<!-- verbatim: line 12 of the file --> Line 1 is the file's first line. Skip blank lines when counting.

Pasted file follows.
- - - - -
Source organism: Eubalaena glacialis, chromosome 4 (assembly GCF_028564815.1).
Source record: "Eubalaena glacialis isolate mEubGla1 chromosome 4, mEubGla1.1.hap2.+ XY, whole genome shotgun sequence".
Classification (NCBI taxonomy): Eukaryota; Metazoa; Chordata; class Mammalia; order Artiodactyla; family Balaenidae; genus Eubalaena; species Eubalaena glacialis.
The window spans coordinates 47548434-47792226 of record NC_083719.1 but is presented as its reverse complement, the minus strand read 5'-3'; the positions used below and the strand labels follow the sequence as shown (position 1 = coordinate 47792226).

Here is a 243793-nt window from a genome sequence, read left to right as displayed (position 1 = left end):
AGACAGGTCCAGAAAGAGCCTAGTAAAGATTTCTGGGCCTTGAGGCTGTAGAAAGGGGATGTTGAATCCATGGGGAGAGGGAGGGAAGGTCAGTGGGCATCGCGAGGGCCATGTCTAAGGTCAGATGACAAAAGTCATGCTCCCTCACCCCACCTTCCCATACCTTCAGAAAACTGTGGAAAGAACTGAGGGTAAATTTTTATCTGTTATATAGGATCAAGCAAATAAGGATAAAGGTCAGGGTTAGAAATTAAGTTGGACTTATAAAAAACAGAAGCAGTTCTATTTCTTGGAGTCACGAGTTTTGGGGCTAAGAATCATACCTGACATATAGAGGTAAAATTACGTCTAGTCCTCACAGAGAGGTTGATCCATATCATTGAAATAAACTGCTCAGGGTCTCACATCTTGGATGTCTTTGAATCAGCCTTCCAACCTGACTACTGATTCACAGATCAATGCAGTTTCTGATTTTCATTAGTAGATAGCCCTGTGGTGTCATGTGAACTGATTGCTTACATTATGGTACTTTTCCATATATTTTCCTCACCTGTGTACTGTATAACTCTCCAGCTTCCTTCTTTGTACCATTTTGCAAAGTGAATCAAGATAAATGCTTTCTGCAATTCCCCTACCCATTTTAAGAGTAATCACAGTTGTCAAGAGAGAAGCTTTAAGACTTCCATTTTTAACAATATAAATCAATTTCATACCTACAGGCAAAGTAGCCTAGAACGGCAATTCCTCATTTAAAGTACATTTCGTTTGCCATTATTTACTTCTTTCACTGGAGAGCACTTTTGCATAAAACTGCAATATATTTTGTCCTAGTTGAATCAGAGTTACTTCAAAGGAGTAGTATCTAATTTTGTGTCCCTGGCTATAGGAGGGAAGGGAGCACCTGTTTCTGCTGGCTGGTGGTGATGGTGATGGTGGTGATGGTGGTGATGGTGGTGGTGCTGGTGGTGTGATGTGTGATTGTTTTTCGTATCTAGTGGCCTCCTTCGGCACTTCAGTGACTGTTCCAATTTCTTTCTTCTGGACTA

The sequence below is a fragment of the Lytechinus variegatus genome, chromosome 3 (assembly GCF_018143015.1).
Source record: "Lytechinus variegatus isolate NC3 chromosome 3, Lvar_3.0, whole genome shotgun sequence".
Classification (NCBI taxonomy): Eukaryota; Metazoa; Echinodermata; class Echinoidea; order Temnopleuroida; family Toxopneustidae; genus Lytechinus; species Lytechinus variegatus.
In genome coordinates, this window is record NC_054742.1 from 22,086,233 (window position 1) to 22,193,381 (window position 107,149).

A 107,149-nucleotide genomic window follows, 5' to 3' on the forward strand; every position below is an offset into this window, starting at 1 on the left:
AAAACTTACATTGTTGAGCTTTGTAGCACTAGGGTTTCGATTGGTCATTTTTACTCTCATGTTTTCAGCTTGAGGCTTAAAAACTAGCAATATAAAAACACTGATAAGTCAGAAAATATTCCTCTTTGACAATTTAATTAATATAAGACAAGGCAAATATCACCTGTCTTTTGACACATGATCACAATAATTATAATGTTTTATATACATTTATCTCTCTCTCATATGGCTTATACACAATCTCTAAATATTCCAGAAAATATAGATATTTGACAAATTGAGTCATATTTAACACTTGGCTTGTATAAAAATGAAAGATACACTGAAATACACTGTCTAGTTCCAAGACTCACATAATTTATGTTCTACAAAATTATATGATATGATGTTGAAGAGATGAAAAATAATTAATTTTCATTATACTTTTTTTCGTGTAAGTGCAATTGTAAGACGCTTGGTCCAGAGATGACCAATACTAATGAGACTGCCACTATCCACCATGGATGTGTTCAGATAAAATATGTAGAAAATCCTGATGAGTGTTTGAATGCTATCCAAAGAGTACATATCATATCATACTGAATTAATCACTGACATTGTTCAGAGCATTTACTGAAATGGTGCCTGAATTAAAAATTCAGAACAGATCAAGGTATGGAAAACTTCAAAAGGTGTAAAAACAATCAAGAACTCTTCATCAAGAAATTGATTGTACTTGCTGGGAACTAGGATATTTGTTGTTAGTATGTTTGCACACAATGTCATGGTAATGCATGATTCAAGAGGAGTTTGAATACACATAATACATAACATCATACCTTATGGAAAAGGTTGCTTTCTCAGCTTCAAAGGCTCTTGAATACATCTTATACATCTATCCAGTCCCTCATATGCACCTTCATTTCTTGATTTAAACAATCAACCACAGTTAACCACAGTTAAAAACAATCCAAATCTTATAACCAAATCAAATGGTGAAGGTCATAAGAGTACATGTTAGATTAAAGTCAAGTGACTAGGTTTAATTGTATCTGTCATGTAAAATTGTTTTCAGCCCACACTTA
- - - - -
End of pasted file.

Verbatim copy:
AAAACTTACATTGTTGAGCTTTGTAGCACTAGGGTTTCGATTGGTCATTTTTACTCTCATGTTTTCAGCTTGAGGCTTAAAAACTAGCAATATAAAAACACTGATAAGTCAGAAAATATTCCTCTTTGACAATTTAATTAATATAAGACAAGGCAAATATCACCTGTCTTTTGACACATGATCACAATAATTATAATGTTTTATATACATTTATCTCTCTCTCATATGGCTTATACACAATCTCTAAATATTCCAGAAAATATAGATATTTGACAAATTGAGTCATATTTAACACTTGGCTTGTATAAAAATGAAAGATACACTGAAATACACTGTCTAGTTCCAAGACTCACATAATTTATGTTCTACAAAATTATATGATATGATGTTGAAGAGATGAAAAATAATTAATTTTCATTATACTTTTTTTCGTGTAAGTGCAATTGTAAGACGCTTGGTCCAGAGATGACCAATACTAATGAGACTGCCACTATCCACCATGGATGTGTTCAGATAAAATATGTAGAAAATCCTGATGAGTGTTTGAATGCTATCCAAAGAGTACATATCATATCATACTGAATTAATCACTGACATTGTTCAGAGCATTTACTGAAATGGTGCCTGAATTAAAAATTCAGAACAGATCAAGGTATGGAAAACTTCAAAAGGTGTAAAAACAATCAAGAACTCTTCATCAAGAAATTGATTGTACTTGCTGGGAACTAGGATATTTGTTGTTAGTATGTTTGCACACAATGTCATGGTAATGCATGATTCAAGAGGAGTTTGAATACACATAATACATAACATCATACCTTATGGAAAAGGTTGCTTTCTCAGCTTCAAAGGCTCTTGAATACATCTTATACATCTATCCAGTCCCTCATATGCACCTTCATTTCTTGATTTAAACAATCAACCACAGTTAACCACAGTTAAAAACAATCCAAATCTTATAACCAAATCAAATGGTGAAGGTCATAAGAGTACATGTTAGATTAAAGTCAAGTGACTAGGTTTAATTGTATCTGTCATGTAAAATTGTTTTCAGCCCACACTTA